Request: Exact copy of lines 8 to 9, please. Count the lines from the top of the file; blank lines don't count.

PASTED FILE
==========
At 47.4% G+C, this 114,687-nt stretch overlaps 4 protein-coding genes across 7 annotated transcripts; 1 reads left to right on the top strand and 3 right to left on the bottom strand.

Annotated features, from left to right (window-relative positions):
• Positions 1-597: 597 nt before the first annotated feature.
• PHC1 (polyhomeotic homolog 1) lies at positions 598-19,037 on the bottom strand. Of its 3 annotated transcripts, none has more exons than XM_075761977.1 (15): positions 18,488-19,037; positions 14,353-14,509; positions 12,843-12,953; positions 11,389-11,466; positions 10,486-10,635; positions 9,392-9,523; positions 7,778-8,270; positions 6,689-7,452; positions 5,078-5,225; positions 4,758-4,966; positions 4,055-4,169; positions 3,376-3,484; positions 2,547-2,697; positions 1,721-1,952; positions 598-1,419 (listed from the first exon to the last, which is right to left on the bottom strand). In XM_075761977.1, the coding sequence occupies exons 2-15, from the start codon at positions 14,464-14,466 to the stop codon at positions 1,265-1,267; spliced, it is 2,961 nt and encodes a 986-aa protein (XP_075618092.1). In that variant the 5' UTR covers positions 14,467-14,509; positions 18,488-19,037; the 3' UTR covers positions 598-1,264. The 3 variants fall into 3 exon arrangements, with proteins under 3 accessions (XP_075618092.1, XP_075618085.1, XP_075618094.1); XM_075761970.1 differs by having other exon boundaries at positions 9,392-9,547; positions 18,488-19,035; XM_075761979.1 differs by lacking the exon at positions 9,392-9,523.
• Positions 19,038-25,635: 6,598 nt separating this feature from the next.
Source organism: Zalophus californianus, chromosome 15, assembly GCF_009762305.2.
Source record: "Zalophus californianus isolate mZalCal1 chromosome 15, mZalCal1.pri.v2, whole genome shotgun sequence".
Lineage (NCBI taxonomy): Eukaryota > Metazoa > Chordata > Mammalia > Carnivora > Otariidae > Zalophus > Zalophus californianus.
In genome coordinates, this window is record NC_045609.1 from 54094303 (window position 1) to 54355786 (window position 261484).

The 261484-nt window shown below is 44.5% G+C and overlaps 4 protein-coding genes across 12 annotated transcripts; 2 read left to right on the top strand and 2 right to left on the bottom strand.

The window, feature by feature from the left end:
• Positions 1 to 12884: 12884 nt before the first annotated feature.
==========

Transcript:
Lineage (NCBI taxonomy): Eukaryota > Metazoa > Chordata > Mammalia > Carnivora > Otariidae > Zalophus > Zalophus californianus.
In genome coordinates, this window is record NC_045609.1 from 54094303 (window position 1) to 54355786 (window position 261484).